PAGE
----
WASHINGTON—Hours before the House passed its cap-and-trade bill last week, freshman Democrats Tom Perriello and Frank Kratovil were pondering the political fallout of the votes they were about to cast in favor of a plan Republicans were denouncing as "cap-and-tax."
"Maybe we should be called the conscience caucus," said the thirty-four-year-old Perriello, who won his Southside Virginia district last year by 727 votes even as Barack Obama was losing it by 7,512.
He recalls Kratovil, forty-one, replying that perhaps they would be known as the caucus of soon-to-be unemployed congressmen.
Kratovil, who narrowly won a Maryland district that Obama lost to John McCain by eighteen points, does not remember his precise reply to Perriello. But he acknowledges that "it would have been easier politically not to take that vote."
That some highly vulnerable Democrats in the House were willing to face tens of thousands of dollars worth of Republican attack ads as the price of supporting a bill to curb global warming is the untold story of what, so far, is the year’s most dramatic legislative showdown.
Accounts of the battle typically focus on how many industry giveaways were added to the bill to get it passed, how much it had to be weakened to round up the necessary votes, and how much pressure House Speaker Nancy Pelosi and President Obama brought to win a 219-to-212 majority.
All of that is true, but it misses another dimension of the fight: a number of relatively young, politically vulnerable House members who had campaigned on promises to cleanse the environment decided that this vote was a risk worth taking. "A bill created by the old politics," says Perriello, "was passed by the new politics."
Well, yes, but as Perriello is the first to acknowledge, old politics operated right to the end.
Take the cases of Kratovil and Colorado’s Betsy Markey, another freshman Democrat from a district Obama lost. Both represent significant numbers of farmers. Their votes weren’t secured until the chairman of the House Agriculture Committee, Rep. Collin Peterson (D-Minn.) won last-minute changes protecting farm interests.
For Kratovil, one key was making sure that Maryland farmers, who already work under stringent state-imposed environmental standards, would receive the same benefits under the bill as farmers in states with less-demanding rules.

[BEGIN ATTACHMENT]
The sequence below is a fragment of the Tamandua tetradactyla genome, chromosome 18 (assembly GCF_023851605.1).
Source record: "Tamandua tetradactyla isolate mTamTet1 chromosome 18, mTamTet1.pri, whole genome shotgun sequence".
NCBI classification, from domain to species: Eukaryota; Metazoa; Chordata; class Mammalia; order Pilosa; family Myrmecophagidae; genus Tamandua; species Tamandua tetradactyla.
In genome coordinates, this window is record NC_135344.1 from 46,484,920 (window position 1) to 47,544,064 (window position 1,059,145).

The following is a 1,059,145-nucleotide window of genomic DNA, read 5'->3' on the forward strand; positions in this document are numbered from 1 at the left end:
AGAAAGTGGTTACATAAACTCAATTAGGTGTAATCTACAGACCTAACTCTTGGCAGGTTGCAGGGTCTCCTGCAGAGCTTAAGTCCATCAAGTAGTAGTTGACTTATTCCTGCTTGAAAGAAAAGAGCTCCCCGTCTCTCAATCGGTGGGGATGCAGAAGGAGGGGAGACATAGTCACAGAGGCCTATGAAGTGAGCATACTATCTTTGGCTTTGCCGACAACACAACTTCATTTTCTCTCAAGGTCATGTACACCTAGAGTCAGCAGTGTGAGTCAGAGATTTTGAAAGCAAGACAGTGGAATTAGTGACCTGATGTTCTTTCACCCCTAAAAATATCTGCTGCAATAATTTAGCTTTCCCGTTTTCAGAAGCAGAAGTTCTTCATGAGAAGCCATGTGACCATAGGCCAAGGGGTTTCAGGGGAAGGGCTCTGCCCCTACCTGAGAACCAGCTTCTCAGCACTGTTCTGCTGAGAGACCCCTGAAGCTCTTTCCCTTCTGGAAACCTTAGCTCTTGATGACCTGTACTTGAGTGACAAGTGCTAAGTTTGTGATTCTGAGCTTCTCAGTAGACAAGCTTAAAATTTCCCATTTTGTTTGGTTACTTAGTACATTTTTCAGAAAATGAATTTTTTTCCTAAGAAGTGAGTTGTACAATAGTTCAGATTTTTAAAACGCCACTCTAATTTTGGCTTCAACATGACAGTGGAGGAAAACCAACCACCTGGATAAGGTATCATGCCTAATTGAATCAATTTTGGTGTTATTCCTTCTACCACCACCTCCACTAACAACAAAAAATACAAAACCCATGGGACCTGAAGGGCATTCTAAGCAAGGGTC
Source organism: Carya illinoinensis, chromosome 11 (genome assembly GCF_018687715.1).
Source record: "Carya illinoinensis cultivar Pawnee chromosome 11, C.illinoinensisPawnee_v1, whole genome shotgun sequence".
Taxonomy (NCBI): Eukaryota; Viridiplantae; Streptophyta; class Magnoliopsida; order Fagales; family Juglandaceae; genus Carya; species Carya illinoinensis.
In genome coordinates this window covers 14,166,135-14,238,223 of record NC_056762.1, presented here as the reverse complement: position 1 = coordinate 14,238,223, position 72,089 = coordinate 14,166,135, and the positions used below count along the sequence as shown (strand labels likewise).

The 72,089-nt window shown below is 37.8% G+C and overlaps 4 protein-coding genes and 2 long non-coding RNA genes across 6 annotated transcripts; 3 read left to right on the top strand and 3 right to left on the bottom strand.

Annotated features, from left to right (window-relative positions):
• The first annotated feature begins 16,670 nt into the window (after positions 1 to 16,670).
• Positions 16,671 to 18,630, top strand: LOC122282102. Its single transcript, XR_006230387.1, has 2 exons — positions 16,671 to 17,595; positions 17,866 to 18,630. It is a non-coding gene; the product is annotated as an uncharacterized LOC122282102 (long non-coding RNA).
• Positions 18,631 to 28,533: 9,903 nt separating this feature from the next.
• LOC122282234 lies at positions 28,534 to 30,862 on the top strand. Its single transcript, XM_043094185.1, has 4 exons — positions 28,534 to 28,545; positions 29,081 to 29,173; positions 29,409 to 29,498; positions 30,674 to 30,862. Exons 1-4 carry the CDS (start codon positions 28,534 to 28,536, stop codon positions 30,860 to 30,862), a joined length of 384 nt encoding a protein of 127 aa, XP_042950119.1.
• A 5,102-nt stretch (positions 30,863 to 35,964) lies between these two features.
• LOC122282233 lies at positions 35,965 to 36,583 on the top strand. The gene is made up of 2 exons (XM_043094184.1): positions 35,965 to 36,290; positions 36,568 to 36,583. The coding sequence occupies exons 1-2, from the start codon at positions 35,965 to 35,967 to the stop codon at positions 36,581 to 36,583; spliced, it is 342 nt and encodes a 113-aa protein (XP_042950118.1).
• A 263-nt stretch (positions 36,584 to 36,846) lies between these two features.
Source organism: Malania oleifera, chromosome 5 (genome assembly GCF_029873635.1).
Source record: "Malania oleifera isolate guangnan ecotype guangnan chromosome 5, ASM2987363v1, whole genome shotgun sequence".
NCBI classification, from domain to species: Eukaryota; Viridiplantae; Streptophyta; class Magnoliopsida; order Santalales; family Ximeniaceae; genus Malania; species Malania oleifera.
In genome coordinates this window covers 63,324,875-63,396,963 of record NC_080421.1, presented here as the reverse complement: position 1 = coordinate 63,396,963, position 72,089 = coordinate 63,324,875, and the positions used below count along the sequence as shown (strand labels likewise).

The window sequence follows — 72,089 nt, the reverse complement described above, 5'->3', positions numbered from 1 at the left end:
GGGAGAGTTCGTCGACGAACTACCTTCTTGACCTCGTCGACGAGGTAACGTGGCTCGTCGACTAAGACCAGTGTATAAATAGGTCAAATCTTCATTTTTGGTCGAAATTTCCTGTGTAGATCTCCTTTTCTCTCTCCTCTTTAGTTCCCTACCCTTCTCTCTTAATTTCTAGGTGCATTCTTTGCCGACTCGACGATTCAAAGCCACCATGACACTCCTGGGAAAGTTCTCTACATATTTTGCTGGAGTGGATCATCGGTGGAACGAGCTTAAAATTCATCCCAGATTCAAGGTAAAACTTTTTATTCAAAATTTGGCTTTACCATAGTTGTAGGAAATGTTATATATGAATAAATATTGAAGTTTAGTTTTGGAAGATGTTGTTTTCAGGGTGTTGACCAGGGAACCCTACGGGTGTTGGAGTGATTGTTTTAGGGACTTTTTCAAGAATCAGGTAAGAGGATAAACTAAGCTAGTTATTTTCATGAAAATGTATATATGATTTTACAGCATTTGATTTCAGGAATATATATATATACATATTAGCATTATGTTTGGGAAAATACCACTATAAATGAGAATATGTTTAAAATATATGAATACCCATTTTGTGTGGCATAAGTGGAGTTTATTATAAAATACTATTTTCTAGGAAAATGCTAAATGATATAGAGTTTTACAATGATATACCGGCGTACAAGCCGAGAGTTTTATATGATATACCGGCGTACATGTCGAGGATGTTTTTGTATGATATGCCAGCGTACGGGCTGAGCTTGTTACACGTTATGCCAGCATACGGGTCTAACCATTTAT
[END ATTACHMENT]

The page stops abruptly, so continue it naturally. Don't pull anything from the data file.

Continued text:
For Markey, major issues included helping rural electric cooperatives and protecting dairy farmers who feared the bill might impose a "cow tax" on cattle for producing methane by way of, shall we say, a thoroughly natural process.
Kratovil said he could not have supported a bill that hurt agriculture, "which is huge as an economic engine vital to my district." With the amendments, he was free to vote in line with his core campaign promises: to promote "renewable fuel, to reduce our dependency on foreign oil, and to protect the environment," including the Chesapeake Bay.
But another factor is changing the political calculus: the rise of a substantial alternative energy business that encompasses wind and solar. For the first time, the political meaning of the word "energy" is not confined to oil and gas, even if old energy is still far more connected politically.
Among the employers in Markey’s district are Vestas, a leading supplier of wind power, and Abound Solar, a spinoff of research at Colorado State University that manufactures photovoltaic panels.
Markey adds that a large strip of her district is one of the most promising parts of the country for producing wind energy, and "this bill really helps our eastern plains."
Underscoring the dawn of a new energy politics were the eight Republican votes cast in favor of the bill, notably those of Mark Kirk of Illinois and Mike Castle of Delaware. Both are considering campaigns for the U.S. Senate next year, and they may see a future that others in their party don’t.
Still, for many potentially vulnerable Democrats who backed the bill, there will be short-run political pain. Perriello and Markey were among fourteen House members targeted by the National Republican Congressional Committee for their votes. In Perriello’s case, a tough television ad predicts huge increases in electricity prices.
Perriello is philosophical about the assault, though he says he’s surprised that Republicans are "using information they know is fundamentally wrong." He plans to use the July 4 weekend in his district to talk about the urgency of energy independence and the potential for renewable energy jobs. Perriello’s fate will be a test of just how new our politics have become.
E. J. Dionne Jr. is a syndicated columnist, professor of government at Georgetown University, and a senior fellow at the Brookings Institution. His most recent book is Our Divided Political Heart: The Battle for the American Idea in an Age of Discontent (Bloomsbury Press).